Video Shot Boundary Detection for Video Indexing

Video Shot Boundary Detection for Video Indexing

Waleed E. Farag (Zagazig University, Egypt) and Hussein Abdel-Wahab (Old Dominion University, USA)
Copyright: © 2005 |Pages: 24
DOI: 10.4018/978-1-59140-571-9.ch008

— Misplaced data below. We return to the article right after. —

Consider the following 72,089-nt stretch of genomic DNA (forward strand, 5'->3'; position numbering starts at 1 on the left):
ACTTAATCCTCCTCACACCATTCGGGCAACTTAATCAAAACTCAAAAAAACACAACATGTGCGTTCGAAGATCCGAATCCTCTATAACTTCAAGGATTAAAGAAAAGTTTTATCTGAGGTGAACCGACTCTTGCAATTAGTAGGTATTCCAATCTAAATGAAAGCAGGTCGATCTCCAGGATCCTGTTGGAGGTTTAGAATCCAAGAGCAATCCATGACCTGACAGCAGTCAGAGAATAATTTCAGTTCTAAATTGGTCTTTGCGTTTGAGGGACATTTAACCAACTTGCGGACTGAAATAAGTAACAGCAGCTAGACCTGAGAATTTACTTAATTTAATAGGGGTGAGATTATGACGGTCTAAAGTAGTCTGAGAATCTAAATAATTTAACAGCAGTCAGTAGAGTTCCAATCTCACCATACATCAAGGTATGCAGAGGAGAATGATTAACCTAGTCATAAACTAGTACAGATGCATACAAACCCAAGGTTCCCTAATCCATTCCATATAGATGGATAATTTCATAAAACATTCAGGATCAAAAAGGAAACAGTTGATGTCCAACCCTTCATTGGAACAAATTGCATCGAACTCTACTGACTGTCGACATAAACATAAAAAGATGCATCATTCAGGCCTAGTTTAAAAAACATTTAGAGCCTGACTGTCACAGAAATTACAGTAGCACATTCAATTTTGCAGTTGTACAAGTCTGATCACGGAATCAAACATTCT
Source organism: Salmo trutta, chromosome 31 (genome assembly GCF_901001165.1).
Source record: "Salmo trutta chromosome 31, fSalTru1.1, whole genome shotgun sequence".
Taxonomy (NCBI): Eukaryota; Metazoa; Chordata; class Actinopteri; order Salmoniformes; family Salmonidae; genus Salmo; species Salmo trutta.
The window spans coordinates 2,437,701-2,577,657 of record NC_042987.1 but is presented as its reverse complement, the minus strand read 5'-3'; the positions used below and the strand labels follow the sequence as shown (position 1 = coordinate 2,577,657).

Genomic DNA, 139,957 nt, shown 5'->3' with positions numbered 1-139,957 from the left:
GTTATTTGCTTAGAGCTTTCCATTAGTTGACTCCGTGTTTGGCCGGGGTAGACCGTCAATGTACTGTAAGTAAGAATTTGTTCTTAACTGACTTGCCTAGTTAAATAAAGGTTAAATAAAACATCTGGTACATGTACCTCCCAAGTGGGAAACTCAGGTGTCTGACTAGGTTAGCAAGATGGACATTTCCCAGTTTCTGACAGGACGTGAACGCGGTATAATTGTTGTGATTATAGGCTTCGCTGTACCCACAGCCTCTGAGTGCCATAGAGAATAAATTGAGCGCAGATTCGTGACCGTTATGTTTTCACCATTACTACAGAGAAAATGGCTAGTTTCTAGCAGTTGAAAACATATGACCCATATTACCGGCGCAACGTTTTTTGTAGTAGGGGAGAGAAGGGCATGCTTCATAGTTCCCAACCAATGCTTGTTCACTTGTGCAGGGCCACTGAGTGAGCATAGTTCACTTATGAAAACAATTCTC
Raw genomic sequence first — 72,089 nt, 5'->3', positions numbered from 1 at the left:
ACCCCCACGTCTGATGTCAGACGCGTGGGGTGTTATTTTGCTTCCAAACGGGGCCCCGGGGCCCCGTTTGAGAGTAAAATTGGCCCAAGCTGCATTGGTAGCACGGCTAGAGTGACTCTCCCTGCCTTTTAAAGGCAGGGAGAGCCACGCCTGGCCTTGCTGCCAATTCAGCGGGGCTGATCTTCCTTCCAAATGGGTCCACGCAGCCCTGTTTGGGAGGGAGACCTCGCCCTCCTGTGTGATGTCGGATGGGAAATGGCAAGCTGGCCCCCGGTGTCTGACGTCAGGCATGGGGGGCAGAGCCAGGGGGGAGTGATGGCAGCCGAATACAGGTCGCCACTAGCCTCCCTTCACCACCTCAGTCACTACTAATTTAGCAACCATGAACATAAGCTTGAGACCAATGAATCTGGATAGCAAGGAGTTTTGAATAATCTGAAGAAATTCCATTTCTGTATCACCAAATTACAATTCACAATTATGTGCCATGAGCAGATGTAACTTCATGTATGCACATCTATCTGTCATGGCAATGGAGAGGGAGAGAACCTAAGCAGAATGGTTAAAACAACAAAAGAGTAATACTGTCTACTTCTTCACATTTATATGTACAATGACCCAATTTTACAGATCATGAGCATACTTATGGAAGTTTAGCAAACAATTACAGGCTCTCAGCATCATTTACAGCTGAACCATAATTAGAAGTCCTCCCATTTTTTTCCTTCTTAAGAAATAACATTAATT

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The increasing use of multimedia streams nowadays necessitates the development of efficient and effective methodologies for manipulating databases storing this information. Moreover, in its first stage, content-based access to video data requires parsing of each video stream into its building blocks. The video stream consists of a number of shots, each one a sequence of frames pictured using a single camera. Switching from one camera to another indicates the transition from a shot to the next one. Therefore, the detection of these transitions, known as scene change or shot boundary detection, is the first step in any video-analysis system. A number of proposed techniques for solving the problem of shot boundary detection exist, but the major criticisms to them are their inefficiency and lack of reliability. The reliability of the scene change detection stage is a very significant requirement because it is the first stage in any video retrieval system; thus, its performance has a direct impact on the performance of all other stages. On the other hand, efficiency is also crucial due to the voluminous amounts of information found in video streams. This chapter proposes a new robust and efficient paradigm capable of detecting scene changes on compressed MPEG video data directly. This paradigm constitutes the first part of a Video Content-based Retrieval (VCR) system that has been designed at Old Dominion University. At first, an abstract representation of the compressed video stream, known as the DC sequence, is extracted, then it is used as input to a Neural Network Module that performs the shot boundary-detection task. We have studied experimentally the performance of the proposed paradigm and have achieved higher shot boundary detection and lower false alarms rates than other techniques. Moreover, the efficiency of the system outperforms other approaches by several times. In short, the experimental results show the superior efficiency and robustness of the proposed system in detecting shot boundaries and flashlights — sudden lighting variation due to camera flash occurrences — within video shots.

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